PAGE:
Trump suggested former national security adviser H.R. McMaster dressed “like a beer salesman,” and called Preibus “a little rat.”

Preibus, who left the White House in the summer of 2017, did not respond to a request for comment from The Hill.

The president’s aides appeared to match his insults with their own, according to excerpts published in The Post, though they rarely if ever did so to Trump’s face.

Current chief of staff John KellyJohn Francis KellyMORE is said to have called Trump “unhinged” and an "idiot," which Kelly denied.

"The idea I ever called the president an idiot is not true," Kelly said in a statement on Tuesday. "This is another pathetic attempt to smear people close to President TrumpDonald John TrumpCNN's Anderson Cooper: Trump's Bubba Wallace tweet was 'racist, just plain and simple' Beats by Dre announces deal with Bubba Wallace, defends him after Trump remarks Overnight Defense: DOD reportedly eyeing Confederate flag ban | House military spending bill blocks wall funding MORE and distract from the administration's many successes."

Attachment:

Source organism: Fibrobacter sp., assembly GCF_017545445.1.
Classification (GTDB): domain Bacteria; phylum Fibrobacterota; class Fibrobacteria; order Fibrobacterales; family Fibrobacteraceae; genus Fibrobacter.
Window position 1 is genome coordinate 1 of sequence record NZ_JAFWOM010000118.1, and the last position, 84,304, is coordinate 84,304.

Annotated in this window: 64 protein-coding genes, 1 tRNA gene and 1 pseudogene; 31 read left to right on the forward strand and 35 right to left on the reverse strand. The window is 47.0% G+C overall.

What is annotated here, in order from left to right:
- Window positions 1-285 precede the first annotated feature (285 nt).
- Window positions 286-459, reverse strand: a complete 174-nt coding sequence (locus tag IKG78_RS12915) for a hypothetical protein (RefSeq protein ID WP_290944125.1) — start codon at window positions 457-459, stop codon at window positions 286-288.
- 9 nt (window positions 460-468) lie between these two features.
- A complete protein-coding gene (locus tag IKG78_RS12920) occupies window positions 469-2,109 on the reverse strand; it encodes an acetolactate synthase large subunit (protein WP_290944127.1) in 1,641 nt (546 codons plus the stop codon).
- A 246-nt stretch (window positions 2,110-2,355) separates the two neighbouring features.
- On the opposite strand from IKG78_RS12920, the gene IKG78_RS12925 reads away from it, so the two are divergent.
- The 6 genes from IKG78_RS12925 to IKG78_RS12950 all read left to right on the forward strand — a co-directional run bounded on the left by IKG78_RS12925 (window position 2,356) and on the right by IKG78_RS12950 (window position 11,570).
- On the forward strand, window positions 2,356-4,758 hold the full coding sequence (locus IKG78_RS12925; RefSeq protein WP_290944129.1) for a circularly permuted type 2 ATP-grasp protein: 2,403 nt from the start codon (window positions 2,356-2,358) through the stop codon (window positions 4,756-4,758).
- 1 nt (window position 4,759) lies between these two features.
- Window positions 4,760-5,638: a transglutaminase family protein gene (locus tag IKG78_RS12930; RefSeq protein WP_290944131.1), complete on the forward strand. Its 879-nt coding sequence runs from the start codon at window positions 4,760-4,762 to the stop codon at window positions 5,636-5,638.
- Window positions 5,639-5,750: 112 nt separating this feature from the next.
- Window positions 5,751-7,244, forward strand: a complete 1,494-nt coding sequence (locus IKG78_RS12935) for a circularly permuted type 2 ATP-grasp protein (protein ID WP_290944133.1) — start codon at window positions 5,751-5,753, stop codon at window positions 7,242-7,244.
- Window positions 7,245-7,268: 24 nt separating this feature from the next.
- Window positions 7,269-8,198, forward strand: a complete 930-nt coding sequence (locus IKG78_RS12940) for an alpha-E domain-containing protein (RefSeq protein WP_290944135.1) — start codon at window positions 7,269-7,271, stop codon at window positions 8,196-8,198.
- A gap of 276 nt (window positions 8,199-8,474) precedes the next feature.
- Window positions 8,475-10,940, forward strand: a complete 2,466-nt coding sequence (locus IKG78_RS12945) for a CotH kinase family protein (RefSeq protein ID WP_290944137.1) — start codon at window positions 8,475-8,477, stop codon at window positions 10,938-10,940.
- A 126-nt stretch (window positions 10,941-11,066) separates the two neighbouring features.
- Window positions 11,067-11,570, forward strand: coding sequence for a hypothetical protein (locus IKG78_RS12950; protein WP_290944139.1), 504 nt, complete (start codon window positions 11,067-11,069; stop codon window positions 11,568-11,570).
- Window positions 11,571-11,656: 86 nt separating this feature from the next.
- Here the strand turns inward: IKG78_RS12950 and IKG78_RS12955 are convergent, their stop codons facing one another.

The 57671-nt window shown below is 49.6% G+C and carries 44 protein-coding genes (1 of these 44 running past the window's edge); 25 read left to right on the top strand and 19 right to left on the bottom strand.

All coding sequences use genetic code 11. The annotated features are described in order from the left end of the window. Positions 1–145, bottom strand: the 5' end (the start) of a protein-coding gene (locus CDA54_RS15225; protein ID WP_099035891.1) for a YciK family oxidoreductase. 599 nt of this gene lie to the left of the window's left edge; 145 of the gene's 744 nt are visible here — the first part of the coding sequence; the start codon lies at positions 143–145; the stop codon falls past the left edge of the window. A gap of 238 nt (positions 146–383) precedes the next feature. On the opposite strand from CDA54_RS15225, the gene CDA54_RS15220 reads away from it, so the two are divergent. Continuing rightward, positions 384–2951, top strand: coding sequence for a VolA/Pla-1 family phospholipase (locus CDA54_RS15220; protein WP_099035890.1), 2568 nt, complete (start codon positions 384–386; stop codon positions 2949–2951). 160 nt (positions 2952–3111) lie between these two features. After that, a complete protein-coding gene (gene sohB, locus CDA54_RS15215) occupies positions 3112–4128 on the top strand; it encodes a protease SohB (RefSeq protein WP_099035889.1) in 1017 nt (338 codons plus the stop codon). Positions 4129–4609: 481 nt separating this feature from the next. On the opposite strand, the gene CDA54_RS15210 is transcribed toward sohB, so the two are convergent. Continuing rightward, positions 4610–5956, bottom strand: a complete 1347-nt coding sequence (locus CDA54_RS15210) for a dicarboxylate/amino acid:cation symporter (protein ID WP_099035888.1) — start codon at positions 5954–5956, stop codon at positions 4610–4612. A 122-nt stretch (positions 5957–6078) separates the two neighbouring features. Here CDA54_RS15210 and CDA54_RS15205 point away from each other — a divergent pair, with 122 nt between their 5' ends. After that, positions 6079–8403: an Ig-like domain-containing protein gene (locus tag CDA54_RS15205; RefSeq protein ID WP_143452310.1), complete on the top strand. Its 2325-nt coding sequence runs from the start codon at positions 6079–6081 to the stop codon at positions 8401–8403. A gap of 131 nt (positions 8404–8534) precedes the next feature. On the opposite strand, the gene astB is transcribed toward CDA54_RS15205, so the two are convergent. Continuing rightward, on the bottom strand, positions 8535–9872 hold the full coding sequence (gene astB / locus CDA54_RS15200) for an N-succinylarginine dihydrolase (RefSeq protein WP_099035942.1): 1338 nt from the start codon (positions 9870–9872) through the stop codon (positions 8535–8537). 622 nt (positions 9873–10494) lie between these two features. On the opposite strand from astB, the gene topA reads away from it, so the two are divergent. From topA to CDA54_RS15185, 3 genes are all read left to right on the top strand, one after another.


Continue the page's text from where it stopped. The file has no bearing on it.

Preibus reportedly described Trump’s bedroom as “the devil’s workshop” because of his propensity to watch cable news and tweet from there.

Defense Secretary James MattisJames Norman MattisTrump insulted UK's May, called Germany's Merkel 'stupid' in calls: report Mattis urges people to wear masks in PSA about 'nasty little virus' Dozens of GOP ex-national security officials to form group to back Biden: report MORE told associates following a meeting with Trump about the conflict on the Korean peninsula that Trump acted like a “fifth- or sixth-grader.”

The White House blasted the book in a statement. 

“This book is nothing more than fabricated stories, many by former disgruntled employees, told to make the President look bad," White House press secretary Sarah Huckabee Sanders said.

Woodward’s book, which is set for a Sept. 11 release, is based on hundreds of hours of interviews with firsthand sources, meeting notes, personal diaries, files and documents.